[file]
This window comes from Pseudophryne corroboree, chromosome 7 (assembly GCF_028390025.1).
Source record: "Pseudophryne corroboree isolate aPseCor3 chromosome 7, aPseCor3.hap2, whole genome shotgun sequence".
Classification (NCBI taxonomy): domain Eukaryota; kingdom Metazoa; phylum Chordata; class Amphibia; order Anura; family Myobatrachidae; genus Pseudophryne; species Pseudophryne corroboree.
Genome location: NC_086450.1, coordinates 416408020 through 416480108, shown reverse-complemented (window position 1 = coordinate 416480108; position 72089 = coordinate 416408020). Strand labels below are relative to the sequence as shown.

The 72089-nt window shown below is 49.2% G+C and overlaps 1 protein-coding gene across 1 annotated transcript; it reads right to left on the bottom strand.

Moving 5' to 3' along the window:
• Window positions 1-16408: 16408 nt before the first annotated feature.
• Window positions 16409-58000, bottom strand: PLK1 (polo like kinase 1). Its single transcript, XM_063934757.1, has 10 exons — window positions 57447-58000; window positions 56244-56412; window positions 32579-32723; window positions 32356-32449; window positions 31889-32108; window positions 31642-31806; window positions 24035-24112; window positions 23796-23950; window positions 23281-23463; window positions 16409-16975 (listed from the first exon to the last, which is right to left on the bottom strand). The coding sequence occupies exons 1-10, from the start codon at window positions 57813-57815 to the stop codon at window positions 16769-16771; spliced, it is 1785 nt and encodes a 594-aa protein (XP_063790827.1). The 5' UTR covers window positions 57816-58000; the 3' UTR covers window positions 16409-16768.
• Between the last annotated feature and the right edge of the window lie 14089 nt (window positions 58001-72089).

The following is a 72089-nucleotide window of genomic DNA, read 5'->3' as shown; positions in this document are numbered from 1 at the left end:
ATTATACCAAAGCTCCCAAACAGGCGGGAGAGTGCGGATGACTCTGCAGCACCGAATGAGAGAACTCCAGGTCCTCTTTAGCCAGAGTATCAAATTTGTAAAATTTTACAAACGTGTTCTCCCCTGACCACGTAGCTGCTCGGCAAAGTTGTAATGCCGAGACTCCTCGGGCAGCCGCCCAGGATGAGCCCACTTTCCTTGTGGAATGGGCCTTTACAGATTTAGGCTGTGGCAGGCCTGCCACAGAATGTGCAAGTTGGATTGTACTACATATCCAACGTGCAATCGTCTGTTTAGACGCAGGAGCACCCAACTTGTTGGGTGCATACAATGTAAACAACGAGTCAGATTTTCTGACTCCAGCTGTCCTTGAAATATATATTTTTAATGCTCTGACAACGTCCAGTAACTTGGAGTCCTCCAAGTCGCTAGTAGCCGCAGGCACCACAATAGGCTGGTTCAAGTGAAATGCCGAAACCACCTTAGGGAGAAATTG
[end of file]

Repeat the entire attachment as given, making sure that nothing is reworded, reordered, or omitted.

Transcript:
This window comes from Pseudophryne corroboree, chromosome 7 (assembly GCF_028390025.1).
Source record: "Pseudophryne corroboree isolate aPseCor3 chromosome 7, aPseCor3.hap2, whole genome shotgun sequence".
Classification (NCBI taxonomy): domain Eukaryota; kingdom Metazoa; phylum Chordata; class Amphibia; order Anura; family Myobatrachidae; genus Pseudophryne; species Pseudophryne corroboree.
Genome location: NC_086450.1, coordinates 416408020 through 416480108, shown reverse-complemented (window position 1 = coordinate 416480108; position 72089 = coordinate 416408020). Strand labels below are relative to the sequence as shown.

The 72089-nt window shown below is 49.2% G+C and overlaps 1 protein-coding gene across 1 annotated transcript; it reads right to left on the bottom strand.

Moving 5' to 3' along the window:
• Window positions 1-16408: 16408 nt before the first annotated feature.
• Window positions 16409-58000, bottom strand: PLK1 (polo like kinase 1). Its single transcript, XM_063934757.1, has 10 exons — window positions 57447-58000; window positions 56244-56412; window positions 32579-32723; window positions 32356-32449; window positions 31889-32108; window positions 31642-31806; window positions 24035-24112; window positions 23796-23950; window positions 23281-23463; window positions 16409-16975 (listed from the first exon to the last, which is right to left on the bottom strand). The coding sequence occupies exons 1-10, from the start codon at window positions 57813-57815 to the stop codon at window positions 16769-16771; spliced, it is 1785 nt and encodes a 594-aa protein (XP_063790827.1). The 5' UTR covers window positions 57816-58000; the 3' UTR covers window positions 16409-16768.
• Between the last annotated feature and the right edge of the window lie 14089 nt (window positions 58001-72089).

The following is a 72089-nucleotide window of genomic DNA, read 5'->3' as shown; positions in this document are numbered from 1 at the left end:
ATTATACCAAAGCTCCCAAACAGGCGGGAGAGTGCGGATGACTCTGCAGCACCGAATGAGAGAACTCCAGGTCCTCTTTAGCCAGAGTATCAAATTTGTAAAATTTTACAAACGTGTTCTCCCCTGACCACGTAGCTGCTCGGCAAAGTTGTAATGCCGAGACTCCTCGGGCAGCCGCCCAGGATGAGCCCACTTTCCTTGTGGAATGGGCCTTTACAGATTTAGGCTGTGGCAGGCCTGCCACAGAATGTGCAAGTTGGATTGTACTACATATCCAACGTGCAATCGTCTGTTTAGACGCAGGAGCACCCAACTTGTTGGGTGCATACAATGTAAACAACGAGTCAGATTTTCTGACTCCAGCTGTCCTTGAAATATATATTTTTAATGCTCTGACAACGTCCAGTAACTTGGAGTCCTCCAAGTCGCTAGTAGCCGCAGGCACCACAATAGGCTGGTTCAAGTGAAATGCCGAAACCACCTTAGGGAGAAATTG